Craig: So, one of the goals of our project is to connect people’s personal Parkour practice to the larger aspects of their life, their personal interpretation of their Parkour to the other things that they know. And I have a quote from you that I want to read, it’s not a trap, and the quote is:
The misconception is that there is one way to do it, or that once your discover balanced, you are done. What we learn from [00:01:00] Tai Chi and Qigong is that balance is a dynamic state of transformation that we must experience, adapt, and respond to, and experience again, and again. This is the practice of finding the infinite in the moment.
So, what I’d like to do is just have your thoughts on that, and maybe help me unpack that a little bit for everybody.
Thomas: It’s a good quote.
Craig: Thank you. I only copied it, I didn’t actually write it.
Thomas: Yeah, so I think the problem that everyone comes up against is that they seek balance [00:01:30] as a static state, as an arrival point, as an end game. And if you’ve ever balanced on anything, which is at least half of what we do in Parkour, the process is a constant micro-adjustment of the environment, and yourself. Right?
Craig: Your physical and internal process. So, why would I think that’s a static thing?
Thomas: I’d say to a listener right now, pick your right foot up off the ground, and tell me how calm it is to balance. [00:02:00] And the answer is, at first it’s not very calm, but once I stop thinking about everything else and just focus in on balancing, the amount of attention it takes to stay balanced allows you to obliterate all the other thoughts in your mind, and you get into this awake conscious state really fast. So, to be in any kind of balance state, especially if it’s new, is incredibly [00:02:30] valuable to bring you into this moment. And because the moment is in constant change, that’s why we call it infinite, right? There’s no, you can’t grab hold of it and then be there. The second you’re there, it’s gone and you’re in the next one, and that’s this awake kind of living. And balance is the fastest way to enter into that space.
Craig: But that’s also a space that you could conceivably enter into through martial arts practice. You could decide we’re going to perform this physical repetition over and over [00:03:00] and over until you lose yourself in it. There are other ways to get to that state. But balance is particularly fertile ground.
Thomas: Yeah, I mean, if you think of the term balance as a dynamic adaptation, it can be a conversation with your partner over like a difficult issue where you’re constantly both adjusting to try and balance each other’s viewpoint of this material in the middle. Like maybe when I’m on time, you think it’s late, you know, and all of the sudden you [00:03:30] realize that your projection into that moment changes the viewpoint of the information to balance with your partner, with another person is to link the two of you to a separate central balance point in the middle, and then you can play that game with another person. And it’s the same thing physically when you hold someone’s hand and both lean back.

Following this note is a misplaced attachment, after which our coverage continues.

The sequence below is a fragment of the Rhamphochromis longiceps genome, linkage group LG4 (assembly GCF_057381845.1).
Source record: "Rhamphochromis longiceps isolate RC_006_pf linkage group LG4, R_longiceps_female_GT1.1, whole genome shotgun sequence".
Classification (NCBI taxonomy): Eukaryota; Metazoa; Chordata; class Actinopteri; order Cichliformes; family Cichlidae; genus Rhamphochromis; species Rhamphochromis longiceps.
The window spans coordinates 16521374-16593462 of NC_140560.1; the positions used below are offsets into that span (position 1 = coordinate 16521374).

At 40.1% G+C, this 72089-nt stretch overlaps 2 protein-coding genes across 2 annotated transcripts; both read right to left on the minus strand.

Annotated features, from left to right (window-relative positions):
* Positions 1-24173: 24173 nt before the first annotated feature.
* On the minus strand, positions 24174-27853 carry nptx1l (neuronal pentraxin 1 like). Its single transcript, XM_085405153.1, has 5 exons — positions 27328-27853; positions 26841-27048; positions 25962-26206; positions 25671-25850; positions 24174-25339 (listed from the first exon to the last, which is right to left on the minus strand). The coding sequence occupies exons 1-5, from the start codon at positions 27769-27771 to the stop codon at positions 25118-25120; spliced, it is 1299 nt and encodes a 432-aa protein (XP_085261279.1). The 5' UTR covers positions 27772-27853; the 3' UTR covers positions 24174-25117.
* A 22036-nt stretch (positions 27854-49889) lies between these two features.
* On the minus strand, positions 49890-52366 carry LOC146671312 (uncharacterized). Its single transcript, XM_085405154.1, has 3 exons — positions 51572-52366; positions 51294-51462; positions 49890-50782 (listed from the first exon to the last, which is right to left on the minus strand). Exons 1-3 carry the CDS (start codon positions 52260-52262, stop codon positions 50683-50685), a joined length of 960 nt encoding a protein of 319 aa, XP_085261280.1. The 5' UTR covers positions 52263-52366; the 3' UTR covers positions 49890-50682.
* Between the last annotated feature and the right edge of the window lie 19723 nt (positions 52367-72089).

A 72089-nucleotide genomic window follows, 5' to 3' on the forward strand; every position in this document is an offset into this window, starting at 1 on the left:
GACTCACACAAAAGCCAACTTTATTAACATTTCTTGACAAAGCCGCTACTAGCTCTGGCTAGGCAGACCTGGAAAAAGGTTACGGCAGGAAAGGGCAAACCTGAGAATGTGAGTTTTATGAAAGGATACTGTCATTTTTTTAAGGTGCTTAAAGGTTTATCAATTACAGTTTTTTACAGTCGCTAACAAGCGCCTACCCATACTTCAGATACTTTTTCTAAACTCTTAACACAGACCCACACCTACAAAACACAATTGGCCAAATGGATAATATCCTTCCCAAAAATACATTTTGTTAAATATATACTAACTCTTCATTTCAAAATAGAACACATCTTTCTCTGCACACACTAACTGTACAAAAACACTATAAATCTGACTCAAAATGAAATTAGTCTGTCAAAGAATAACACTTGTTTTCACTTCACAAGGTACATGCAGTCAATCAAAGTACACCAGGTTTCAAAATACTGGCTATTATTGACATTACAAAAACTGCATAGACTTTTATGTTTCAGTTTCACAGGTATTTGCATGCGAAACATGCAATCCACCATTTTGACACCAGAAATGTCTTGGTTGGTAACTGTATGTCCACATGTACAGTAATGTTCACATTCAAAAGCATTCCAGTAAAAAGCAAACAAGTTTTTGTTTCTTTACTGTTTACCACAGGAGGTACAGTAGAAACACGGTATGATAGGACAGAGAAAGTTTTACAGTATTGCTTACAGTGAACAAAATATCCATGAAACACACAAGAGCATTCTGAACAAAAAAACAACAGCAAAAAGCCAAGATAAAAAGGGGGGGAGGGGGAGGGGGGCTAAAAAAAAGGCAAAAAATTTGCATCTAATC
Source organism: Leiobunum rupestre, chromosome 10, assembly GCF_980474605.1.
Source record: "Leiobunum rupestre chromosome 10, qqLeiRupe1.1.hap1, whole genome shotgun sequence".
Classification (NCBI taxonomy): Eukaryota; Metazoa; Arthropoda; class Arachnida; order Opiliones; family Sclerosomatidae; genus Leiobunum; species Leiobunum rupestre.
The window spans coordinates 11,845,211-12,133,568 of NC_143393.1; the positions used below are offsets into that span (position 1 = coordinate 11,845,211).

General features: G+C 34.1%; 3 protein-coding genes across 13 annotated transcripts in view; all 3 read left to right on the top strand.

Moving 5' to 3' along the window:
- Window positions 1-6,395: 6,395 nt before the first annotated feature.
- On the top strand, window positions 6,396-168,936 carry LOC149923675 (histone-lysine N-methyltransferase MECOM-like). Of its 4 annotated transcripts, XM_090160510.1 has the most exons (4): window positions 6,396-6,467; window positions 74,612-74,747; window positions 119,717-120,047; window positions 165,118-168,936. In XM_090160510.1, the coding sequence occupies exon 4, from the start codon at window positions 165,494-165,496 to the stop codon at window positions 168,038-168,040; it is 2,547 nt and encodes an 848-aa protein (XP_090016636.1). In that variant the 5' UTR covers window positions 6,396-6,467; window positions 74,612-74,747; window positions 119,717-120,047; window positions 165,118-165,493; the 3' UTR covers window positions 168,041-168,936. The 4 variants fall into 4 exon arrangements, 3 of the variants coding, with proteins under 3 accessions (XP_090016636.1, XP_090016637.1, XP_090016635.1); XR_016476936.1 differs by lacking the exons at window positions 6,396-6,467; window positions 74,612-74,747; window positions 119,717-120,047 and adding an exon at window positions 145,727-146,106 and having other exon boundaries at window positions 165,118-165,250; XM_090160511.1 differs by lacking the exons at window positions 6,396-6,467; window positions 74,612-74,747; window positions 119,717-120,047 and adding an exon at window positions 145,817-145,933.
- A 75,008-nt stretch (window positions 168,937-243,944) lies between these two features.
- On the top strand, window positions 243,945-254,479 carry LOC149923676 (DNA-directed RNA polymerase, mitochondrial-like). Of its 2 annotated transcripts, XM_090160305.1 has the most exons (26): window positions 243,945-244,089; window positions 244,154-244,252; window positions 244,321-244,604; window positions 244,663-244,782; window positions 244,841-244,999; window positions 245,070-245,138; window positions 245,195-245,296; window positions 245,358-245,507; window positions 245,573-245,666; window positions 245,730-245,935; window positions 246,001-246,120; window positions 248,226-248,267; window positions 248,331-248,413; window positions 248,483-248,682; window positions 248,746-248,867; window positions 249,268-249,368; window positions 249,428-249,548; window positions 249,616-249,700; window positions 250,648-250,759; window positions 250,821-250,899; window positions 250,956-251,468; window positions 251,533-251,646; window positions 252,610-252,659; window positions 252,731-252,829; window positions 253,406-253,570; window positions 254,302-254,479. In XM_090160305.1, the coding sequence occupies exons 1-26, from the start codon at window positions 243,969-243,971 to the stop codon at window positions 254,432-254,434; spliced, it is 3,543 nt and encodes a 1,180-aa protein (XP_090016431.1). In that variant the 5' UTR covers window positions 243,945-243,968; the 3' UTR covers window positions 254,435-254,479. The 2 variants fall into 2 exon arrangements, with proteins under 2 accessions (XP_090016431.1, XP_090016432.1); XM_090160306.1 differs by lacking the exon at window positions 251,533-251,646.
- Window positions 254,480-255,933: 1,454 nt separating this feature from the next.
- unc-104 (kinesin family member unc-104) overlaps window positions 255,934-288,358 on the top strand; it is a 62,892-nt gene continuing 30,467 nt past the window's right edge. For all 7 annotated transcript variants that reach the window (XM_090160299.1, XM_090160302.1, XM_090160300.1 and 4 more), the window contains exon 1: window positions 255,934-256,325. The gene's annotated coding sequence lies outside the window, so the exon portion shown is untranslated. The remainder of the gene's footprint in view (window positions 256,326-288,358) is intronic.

Craig: Right, right. And you and I talked earlier about there’s that balance in just a very simple superficial level in conversation where if you say to your kids as they’re heading out into the streets, “Stop! Don’t…,” [00:04:00] and the communication can either be perceived as an aggressive one way transfer of energy or ideas. And you had pointed out that actually there’s a subtler, deeper level to the communication. Yeah, you’re actually saying things like, you know, “Don’t get injured, I love you, I want you to live,” not “Don’t cross the street.”
Thomas: Right, right.
Craig: And I’ve had situations in cars where people are arguing in the front seat, and the driver’s thinking we’re talking about the factual speed of the car, and the passenger is talking about you’re scaring me, and they’re disconnecting, and [00:04:30] they’re just not balanced there.
Thomas: Yeah, that hidden message that every time a parent screams at a child in any way to save them from something. Yeah, they’re screaming, “I love you, and I desperately want you to live like a happy, fulfilled life.”
Craig: Right, right. That’s an excellent point.
Thomas: Yeah it’s also, we talk about falling a lot in class, and that’s another thing that we like to do is to … And it’s funny because we just came out of class of falling yesterday. But, that process of being able to fall in all kinds [00:05:00] of ways. And as much as you can, at least, try to let go of a prescribed pattern to land in. That puts you in that space of new information all the time too. And that also throws you into the moment. So, any way that you can create an un-repetitive experience, yeah novel experience. Even if you’re doing a repetitive motion, right? Seek the novelty within the repetitive motion, and then you keep coming back into the moment, and that’s how you activate those [00:05:30] flow awareness states.